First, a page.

(Bloomberg) -- The US is seeking clarification from Poland over its support for Ukraine after Polish officials suggested that the country, a key ally, may halt military aid to the country, according to a senior US defense official. 

The official, who requested anonymity to discuss US policy, said Poland remains committed to backing Ukraine, but the country’s exact stance is unclear. Polish Prime Minister Mateusz Morawiecki said earlier this week that the country has halted weapons supplies to Ukraine, escalating a dispute with its eastern neighbor that’s undermining a vital alliance in Kyiv’s fight against Russia.

Though both sides later called for easing the tensions, the highly public dispute cast sudden doubt on the unity that had defined the neighbors’ relationship. The spat, which began over Ukrainian grain shipments that have become a political liability for Poland, risked compromising European solidarity with Ukraine against Russia’s invasion. 

Still, the US official said that differences among allies have not yet amounted to cracks in the unity of the coalition that has supported Ukraine, an effort that the official said would likely take stretch into multiple years. 

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Polish diplomats have privately reassured foreign counterparts that the country’s military support for Ukraine will continue, even if on a smaller scale, according to a European diplomat. The person said that losing Poland’s support could prove detrimental to Ukraine’s war effort as it risks undermining NATO unity.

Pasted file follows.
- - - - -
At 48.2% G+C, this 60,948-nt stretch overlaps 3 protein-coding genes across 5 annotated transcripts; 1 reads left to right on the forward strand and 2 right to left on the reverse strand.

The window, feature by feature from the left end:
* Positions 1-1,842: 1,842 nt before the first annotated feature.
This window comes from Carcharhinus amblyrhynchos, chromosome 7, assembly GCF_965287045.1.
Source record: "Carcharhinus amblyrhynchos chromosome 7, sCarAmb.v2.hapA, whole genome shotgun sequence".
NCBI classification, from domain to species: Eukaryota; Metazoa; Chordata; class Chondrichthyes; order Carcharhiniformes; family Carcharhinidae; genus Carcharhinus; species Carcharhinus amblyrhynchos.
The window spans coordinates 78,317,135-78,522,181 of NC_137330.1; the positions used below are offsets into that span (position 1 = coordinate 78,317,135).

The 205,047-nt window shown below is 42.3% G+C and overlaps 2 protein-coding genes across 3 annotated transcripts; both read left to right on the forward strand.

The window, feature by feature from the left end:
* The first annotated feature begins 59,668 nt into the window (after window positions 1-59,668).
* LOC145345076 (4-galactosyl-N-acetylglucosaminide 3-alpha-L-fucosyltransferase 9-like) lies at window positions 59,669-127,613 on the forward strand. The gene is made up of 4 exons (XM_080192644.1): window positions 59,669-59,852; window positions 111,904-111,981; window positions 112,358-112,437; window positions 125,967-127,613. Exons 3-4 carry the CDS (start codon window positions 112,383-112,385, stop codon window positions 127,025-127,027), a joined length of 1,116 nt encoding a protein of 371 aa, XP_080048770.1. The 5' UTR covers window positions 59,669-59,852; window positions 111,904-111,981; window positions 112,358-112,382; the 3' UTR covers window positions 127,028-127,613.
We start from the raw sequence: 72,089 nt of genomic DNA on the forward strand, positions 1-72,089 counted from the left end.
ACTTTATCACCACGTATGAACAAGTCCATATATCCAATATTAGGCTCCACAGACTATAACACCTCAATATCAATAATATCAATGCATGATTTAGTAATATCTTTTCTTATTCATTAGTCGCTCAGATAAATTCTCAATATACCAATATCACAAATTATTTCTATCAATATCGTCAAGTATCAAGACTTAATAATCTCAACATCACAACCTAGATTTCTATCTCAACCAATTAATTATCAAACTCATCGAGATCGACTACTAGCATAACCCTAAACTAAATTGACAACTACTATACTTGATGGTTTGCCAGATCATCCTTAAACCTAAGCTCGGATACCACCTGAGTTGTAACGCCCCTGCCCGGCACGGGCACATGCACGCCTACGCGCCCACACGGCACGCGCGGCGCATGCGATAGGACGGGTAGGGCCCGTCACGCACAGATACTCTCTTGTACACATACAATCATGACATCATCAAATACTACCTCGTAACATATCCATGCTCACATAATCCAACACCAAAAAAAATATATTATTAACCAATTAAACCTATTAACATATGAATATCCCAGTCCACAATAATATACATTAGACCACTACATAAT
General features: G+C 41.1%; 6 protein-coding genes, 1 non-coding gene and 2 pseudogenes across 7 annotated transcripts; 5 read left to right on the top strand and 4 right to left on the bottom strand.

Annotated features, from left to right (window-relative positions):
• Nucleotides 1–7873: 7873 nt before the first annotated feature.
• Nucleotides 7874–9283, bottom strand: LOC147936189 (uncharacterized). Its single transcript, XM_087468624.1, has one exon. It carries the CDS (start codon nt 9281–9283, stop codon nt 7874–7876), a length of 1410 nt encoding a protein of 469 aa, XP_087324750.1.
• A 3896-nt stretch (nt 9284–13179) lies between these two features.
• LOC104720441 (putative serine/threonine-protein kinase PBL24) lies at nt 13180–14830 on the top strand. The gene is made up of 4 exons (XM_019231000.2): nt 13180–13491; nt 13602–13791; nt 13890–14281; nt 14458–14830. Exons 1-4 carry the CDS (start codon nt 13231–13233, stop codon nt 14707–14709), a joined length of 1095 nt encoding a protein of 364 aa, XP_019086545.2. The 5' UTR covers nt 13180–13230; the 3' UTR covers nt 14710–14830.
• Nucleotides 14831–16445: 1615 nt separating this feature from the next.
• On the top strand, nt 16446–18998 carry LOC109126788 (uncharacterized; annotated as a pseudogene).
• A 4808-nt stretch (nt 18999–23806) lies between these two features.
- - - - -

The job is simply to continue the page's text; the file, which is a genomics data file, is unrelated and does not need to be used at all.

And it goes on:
Counteroffensive Plans

The US defense official official added that Ukraine is making steady progress in its counteroffensive against Russia, while conceding that this was taking longer than the US and Ukraine had originally hoped because of extensive Russian defensive positions. The official said that Ukraine is advancing on the ground in a deliberate and steady fashion and is now able to strike behind Russian lines, disrupting its supplies and its command and control systems.

By preserving combat power, Ukraine is keeping the capabilities to advance as far as the Sea of Azov — a key goal that would enable Kyiv to cut off the main Russian forces in Ukraine from their supply base in Crimea — once it manages to pierce through the Russian defenses, the official said.  

Ukrainian President Volodymyr Zelenskiy said late Thursday that the counteroffensive will continue into the autumn and winter in order to deprive Russia of the pause he said it needs to rebuild forces. 

Zelenskiy was in Washington for meetings with President Joe Biden and congressional leaders. Biden informed him that the US has agreed to his request to provide ATACMS long-range missiles to Ukraine, according to people familiar with the discussions.

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